As a result, the trial proceeded based on both parties' recollection of the incident and the swath of first-hand accounts that Trump had also attacked other women over the years. 

Trump offered at the eleventh hour to finally get tested ahead of the first trial's start, but the judge seemed to interpret the move as a bad-faith maneuver to sway the public eye after the evidence exchange had completed. 

In the upcoming trial, Kaplan forbade Trump from even alluding to the subject in front of the jury, citing “his own unjustified refusal to provide a sample of his own DNA on a timely basis.”

Trump putting forth the argument that there is no "conclusive scientific proof" that he committed the assault would "obscure the fact that Mr. Trump himself is the primary reason why there is no DNA comparison evidence in this case," Kaplan wrote, determining that bringing up the lack of DNA evidence would be “fundamentally unfair and substantially prejudicial” to Carroll.

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Unlike their client, who has repeatedly flung insults at Carroll and recently went on a social media tirade against the writer, Trump's attorneys are also barred from discussing her past romantic relationships, implying that she's pursuing a political aim in suing Trump, or mentioning how she chose her lawyer.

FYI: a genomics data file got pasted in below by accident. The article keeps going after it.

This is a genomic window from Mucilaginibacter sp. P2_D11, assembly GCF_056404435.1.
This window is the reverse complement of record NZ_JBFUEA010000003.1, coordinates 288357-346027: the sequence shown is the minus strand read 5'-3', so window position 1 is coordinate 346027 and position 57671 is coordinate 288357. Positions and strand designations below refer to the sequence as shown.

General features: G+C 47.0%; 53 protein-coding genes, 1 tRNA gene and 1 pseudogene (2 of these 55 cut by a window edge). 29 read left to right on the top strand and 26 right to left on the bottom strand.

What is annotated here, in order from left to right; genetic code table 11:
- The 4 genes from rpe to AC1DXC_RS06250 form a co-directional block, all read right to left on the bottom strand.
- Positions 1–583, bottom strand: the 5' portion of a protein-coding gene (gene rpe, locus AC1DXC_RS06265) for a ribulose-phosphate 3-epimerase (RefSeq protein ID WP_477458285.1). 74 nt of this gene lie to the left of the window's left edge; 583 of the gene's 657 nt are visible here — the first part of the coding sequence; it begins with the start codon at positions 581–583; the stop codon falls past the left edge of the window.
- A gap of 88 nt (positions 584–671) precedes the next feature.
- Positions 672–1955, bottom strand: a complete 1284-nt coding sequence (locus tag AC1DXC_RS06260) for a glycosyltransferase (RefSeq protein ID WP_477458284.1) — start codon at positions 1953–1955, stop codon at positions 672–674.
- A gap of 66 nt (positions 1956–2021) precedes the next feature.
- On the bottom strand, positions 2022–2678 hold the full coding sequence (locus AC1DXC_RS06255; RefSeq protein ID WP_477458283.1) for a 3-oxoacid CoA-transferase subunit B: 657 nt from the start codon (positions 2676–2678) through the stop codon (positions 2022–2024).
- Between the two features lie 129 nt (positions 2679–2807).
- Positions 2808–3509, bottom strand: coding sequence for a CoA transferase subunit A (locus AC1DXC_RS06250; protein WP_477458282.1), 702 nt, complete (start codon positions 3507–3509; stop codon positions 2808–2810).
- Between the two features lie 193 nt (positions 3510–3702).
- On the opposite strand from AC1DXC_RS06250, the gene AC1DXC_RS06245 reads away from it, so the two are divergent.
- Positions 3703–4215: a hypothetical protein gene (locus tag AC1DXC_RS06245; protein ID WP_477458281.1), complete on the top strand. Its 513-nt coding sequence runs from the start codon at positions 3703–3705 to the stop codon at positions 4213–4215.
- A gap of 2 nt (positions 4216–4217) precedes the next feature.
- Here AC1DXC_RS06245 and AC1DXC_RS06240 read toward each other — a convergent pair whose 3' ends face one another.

In the order, the judge rejected Trump's argument that Carroll hiring attorney Roberta Kaplan, a high-profile lawyer who once argued before the Supreme Court in favor of same-sex marriage, contributed to the negative attention she received when the former president defamed her. That claim, the judge found, was "unpersuasive" and lacked "any merit."

Kaplan further banned the lawyers from informing the jurors in any capacity about how Carroll was funding her lawsuit. Court filings last year showed that Democrat megadonor and LinkedIn billionaire Reid Hoffman had been financially supporting Carroll's case.

"Mr. Trump's position on this issue is no stronger now than it was in Carroll II," Kaplan wrote of Trump's counsel leveling an argument about Carroll's litigation funding, adding, "The prejudice inherent in such an exercise would outweigh substantially any probative value."

The judge's prohibitions shield the jurors from the rage-filled commentary prevalent on Trump's Truth Social account, while essentially derailing much of Trump's plans to finally testify at this trial after skipping the first one, raising the risks of what the former president stands to lose. 

By Tatyana Tandanpolie

Tatyana Tandanpolie is a staff writer at Salon. Born and raised in central Ohio, she moved to New York City in 2018 to pursue degrees in Journalism and Africana Studies at New York University. She is currently based in her home state and has previously written for local Columbus publications, including Columbus Monthly, CityScene Magazine and The Columbus Dispatch.